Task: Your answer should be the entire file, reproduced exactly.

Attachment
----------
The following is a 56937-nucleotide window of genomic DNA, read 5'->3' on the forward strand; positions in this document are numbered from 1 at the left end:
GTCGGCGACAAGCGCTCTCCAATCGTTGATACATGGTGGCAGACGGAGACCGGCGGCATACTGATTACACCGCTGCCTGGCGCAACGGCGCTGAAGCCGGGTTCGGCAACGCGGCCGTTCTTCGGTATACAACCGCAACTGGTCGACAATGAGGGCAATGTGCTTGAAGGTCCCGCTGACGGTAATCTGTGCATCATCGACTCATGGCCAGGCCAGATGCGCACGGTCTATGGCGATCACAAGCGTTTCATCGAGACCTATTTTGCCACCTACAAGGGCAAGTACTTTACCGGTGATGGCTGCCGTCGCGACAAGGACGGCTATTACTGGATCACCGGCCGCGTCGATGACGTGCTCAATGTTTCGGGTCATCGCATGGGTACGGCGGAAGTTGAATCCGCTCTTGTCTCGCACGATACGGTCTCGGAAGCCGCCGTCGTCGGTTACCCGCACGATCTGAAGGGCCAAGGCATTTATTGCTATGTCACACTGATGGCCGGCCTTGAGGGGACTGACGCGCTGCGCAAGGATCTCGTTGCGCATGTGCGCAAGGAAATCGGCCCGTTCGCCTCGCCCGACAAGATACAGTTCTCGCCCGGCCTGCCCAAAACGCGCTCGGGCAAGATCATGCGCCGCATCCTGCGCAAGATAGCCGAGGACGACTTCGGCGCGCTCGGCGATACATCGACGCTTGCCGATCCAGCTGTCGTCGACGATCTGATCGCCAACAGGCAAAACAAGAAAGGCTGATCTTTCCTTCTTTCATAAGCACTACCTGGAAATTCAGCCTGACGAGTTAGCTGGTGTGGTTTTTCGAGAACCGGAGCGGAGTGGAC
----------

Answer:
The following is a 56937-nucleotide window of genomic DNA, read 5'->3' on the forward strand; positions in this document are numbered from 1 at the left end:
GTCGGCGACAAGCGCTCTCCAATCGTTGATACATGGTGGCAGACGGAGACCGGCGGCATACTGATTACACCGCTGCCTGGCGCAACGGCGCTGAAGCCGGGTTCGGCAACGCGGCCGTTCTTCGGTATACAACCGCAACTGGTCGACAATGAGGGCAATGTGCTTGAAGGTCCCGCTGACGGTAATCTGTGCATCATCGACTCATGGCCAGGCCAGATGCGCACGGTCTATGGCGATCACAAGCGTTTCATCGAGACCTATTTTGCCACCTACAAGGGCAAGTACTTTACCGGTGATGGCTGCCGTCGCGACAAGGACGGCTATTACTGGATCACCGGCCGCGTCGATGACGTGCTCAATGTTTCGGGTCATCGCATGGGTACGGCGGAAGTTGAATCCGCTCTTGTCTCGCACGATACGGTCTCGGAAGCCGCCGTCGTCGGTTACCCGCACGATCTGAAGGGCCAAGGCATTTATTGCTATGTCACACTGATGGCCGGCCTTGAGGGGACTGACGCGCTGCGCAAGGATCTCGTTGCGCATGTGCGCAAGGAAATCGGCCCGTTCGCCTCGCCCGACAAGATACAGTTCTCGCCCGGCCTGCCCAAAACGCGCTCGGGCAAGATCATGCGCCGCATCCTGCGCAAGATAGCCGAGGACGACTTCGGCGCGCTCGGCGATACATCGACGCTTGCCGATCCAGCTGTCGTCGACGATCTGATCGCCAACAGGCAAAACAAGAAAGGCTGATCTTTCCTTCTTTCATAAGCACTACCTGGAAATTCAGCCTGACGAGTTAGCTGGTGTGGTTTTTCGAGAACCGGAGCGGAGTGGAC